When it comes to retirement, a lot of people are often in the dark. Many are always wondering what retirement life will be like and how they’ll manage to cope with the usual expenses of life without a stable source of income. It not only affects entrepreneurs, but also those who are employed.
Well, one of the secrets to having a comfortable life in retirement is having a plan and putting it in place as soon as possible during your productive years. Yes, planning for retirement is no easy thing, but with commitment and an actionable strategy, it becomes easier and less daunting.
Especially if you’re employed, there’s a huge chance you’re contributing to or have at least heard of 401Ks, the most common retirement plan out there. In this article, we’ll be shedding more light on things everyone needs to know about 401Ks.
1] What’s A 401(K)?
As mentioned earlier, the 401K is a savings account into which an employee diverts a certain portion of their salary in preparation for retirement. In most cases, the employer also contributes a certain percentage to their employee’s 401k plan every month.
According to Ethan Taub this guide on 401k, many employers offer 401(k) matches, which means that your employer contributes an amount matching what you contribute every month.
What goes into your 401K is also untaxed, meaning that the amount remaining from your salary after contributing is what is taxed. Upon retirement, the individual is entitled to the balance available in their account.
2] Contribution Limits
Contributions to a 401k account are defined by certain limits. These limits often change, especially over the past few years. In the US, for instance, the maximum you could contribute from your salary was $19,000 but this has since been revised to $19,500 in 2020, with a maximum joint contribution (employer and employee) of $56,000 and $57,000 respectively.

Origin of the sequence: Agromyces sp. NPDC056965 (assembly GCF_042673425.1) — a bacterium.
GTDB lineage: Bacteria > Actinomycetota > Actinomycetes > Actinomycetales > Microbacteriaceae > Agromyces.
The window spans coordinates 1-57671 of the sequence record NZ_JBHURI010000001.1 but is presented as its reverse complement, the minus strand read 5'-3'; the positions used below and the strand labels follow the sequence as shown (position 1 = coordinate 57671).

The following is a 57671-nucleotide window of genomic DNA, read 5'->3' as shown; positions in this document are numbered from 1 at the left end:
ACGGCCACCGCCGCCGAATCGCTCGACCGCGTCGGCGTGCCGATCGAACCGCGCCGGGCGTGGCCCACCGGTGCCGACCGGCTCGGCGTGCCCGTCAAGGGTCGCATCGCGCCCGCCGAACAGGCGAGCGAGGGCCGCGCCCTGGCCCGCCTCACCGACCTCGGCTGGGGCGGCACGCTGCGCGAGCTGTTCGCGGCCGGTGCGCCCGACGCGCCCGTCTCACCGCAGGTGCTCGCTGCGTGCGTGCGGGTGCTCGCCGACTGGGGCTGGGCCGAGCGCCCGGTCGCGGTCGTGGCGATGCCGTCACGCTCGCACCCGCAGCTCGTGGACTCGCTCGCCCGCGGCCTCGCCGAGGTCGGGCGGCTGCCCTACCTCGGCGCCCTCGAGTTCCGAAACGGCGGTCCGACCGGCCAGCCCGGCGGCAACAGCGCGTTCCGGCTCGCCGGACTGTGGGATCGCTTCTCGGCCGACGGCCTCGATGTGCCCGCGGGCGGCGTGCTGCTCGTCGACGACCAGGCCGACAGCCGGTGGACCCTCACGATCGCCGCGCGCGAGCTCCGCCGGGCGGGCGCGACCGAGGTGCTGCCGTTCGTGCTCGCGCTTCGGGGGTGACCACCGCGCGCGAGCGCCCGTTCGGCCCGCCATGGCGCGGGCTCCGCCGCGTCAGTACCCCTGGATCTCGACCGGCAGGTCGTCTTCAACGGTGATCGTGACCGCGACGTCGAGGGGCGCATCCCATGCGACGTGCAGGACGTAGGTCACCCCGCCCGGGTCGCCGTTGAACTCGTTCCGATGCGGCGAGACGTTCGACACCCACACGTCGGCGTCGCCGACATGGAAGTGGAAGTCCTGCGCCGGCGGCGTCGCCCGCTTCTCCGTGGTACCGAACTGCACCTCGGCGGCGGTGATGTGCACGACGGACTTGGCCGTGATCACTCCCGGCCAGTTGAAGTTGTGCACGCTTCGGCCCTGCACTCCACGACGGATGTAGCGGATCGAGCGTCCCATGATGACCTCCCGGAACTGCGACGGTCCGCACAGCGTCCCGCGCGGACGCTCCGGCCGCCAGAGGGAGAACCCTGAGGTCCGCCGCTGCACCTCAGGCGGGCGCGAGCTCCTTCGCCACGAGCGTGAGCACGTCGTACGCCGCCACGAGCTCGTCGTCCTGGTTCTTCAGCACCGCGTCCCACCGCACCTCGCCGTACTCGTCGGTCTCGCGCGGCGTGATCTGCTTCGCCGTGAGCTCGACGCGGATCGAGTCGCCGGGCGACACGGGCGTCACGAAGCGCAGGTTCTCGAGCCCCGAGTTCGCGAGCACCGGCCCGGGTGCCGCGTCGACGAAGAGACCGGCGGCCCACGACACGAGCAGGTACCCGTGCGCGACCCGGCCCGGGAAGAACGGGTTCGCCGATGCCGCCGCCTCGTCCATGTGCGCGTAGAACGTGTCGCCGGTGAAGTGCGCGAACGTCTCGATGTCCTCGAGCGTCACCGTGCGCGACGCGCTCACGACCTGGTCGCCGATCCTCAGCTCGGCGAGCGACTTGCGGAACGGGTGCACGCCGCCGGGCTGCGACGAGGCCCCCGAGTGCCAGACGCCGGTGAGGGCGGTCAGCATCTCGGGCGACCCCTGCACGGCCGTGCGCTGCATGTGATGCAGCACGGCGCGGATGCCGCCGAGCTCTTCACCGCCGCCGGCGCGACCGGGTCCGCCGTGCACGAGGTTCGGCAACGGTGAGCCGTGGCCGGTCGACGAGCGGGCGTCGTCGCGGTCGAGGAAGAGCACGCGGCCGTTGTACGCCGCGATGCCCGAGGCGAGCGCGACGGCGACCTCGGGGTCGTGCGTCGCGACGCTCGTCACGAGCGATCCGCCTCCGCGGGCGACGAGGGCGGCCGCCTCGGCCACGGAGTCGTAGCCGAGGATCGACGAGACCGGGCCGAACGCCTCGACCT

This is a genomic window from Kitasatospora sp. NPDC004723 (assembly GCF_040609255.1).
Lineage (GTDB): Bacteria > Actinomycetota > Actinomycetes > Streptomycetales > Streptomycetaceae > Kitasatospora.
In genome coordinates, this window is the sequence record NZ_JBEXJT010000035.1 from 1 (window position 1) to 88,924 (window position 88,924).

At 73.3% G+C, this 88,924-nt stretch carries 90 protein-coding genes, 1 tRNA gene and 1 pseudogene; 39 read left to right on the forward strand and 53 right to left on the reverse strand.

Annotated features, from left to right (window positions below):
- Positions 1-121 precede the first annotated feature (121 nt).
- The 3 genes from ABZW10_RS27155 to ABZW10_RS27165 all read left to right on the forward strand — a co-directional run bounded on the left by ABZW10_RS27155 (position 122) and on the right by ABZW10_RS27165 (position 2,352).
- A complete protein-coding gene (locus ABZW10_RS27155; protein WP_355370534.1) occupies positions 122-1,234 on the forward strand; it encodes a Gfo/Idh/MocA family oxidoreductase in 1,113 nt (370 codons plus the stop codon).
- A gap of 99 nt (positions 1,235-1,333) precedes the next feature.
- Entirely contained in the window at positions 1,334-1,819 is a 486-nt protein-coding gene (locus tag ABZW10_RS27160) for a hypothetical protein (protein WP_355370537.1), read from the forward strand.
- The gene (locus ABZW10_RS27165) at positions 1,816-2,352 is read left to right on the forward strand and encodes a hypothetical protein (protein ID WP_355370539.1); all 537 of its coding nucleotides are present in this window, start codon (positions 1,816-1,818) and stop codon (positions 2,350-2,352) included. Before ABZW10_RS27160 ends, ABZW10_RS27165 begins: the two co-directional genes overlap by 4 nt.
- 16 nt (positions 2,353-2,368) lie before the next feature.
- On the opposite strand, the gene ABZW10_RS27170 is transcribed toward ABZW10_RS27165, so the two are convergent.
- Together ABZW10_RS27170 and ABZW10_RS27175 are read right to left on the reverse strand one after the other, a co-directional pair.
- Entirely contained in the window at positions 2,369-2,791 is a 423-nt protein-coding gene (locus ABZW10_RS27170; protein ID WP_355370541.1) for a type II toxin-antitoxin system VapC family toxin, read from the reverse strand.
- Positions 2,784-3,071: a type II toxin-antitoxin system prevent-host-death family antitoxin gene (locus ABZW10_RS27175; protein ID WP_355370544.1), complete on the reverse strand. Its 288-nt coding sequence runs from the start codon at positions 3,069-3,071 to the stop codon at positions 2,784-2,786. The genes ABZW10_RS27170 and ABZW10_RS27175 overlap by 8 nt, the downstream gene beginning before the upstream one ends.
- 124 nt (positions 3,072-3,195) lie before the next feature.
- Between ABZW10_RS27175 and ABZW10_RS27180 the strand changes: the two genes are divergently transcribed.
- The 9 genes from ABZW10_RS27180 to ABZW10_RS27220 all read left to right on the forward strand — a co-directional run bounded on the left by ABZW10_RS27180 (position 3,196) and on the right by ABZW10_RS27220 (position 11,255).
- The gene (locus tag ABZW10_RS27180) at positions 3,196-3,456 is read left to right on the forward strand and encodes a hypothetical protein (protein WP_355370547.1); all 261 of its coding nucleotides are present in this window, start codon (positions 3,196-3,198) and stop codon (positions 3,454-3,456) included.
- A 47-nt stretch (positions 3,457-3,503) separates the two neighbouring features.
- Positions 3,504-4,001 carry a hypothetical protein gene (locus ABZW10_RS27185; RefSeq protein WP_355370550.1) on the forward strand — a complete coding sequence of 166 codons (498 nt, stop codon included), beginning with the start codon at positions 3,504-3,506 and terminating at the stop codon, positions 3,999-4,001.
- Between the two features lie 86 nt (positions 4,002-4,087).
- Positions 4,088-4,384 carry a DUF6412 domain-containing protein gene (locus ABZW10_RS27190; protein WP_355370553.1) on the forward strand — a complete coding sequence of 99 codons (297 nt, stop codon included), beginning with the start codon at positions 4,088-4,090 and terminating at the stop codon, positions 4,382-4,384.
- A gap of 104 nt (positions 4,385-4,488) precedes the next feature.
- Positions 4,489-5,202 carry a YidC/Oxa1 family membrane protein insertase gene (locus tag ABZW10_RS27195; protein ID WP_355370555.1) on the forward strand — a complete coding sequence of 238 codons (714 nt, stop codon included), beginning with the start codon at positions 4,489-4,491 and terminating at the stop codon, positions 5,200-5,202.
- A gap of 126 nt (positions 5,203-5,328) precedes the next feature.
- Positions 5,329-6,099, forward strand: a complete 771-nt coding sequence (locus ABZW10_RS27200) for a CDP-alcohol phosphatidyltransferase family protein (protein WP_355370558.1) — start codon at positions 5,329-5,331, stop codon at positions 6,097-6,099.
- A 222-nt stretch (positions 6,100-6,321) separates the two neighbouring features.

Folks aged 50 or older, however, are entitled to catch-up contributions of up to $6,500 as of 2020. In a nutshell, understanding your contribution limits can help maximize the figure that goes to your retirement account.
3] Contributing to Other Retirement Plans
Even if you’re currently contributing to a 401K, it doesn’t block you from contributing to other retirement plans. This means that even if you’ve diverted the maximum amount from your salary into a 401K, you can still make additional contributions to other retirement plans provided your total contributions don’t exceed 55,000 (as of 2018).
If you’re looking to maximize your retirement savings by contributing to other retirement plans with a 401k, the traditional IRA and Roth IRA are your two most common options.
4] There Are Some Fees Attached
As much as saving for retirement is key, the sad news is that the associated fees could eat up a significant amount of your retirement contributions by the time you retire.
One thing to note is that the 401k is a fund and has annual operating expenses. In most cases, it all depends on the expense ratio the particular plan gives you, which may include administrative fees in addition to investment fees.
5] You Can Access the Money Before Retirement
There’s one age-old question that most contributors of 401Ks ask, “can I tap into my 401k contributions”? Well, the truth is that you can indeed withdraw your retirement contributions early, but this often comes with an early withdrawal penalty as long as you’re not 55 or older.
In some cases, employers also allow you to borrow money against your 401k contributions at a fee. In this case, the borrowed money is expected to be paid back with interest as well.
6] 401K Money is Transferable
If you and your employer have been contributing to your 401K and it is time to leave the company, you have several options. Apart from leaving the money into your 401K account, you can.
- Transfer the money into an IRA account.
- Roll the money to your new employer’s 401K.
- Take a lump-sum payment.
If, however, your balance is less than $5,000, leaving the money into your old 401K may not be an option. Also, a lump sum payment may come with additional fees, along with up to 20% of the sum withholding for taxes. Also, failing to get the money back to a retirement account within 60 days will render it taxable.
In a nutshell, 401Ks tend to be a bit complex for many people. Navigating through the various processes can be a bit cumbersome and draining, especially if you don’t understand what 401Ks are all about. With the above information, however, planning your retirement using 401(k) and other retirement plans can be easier.
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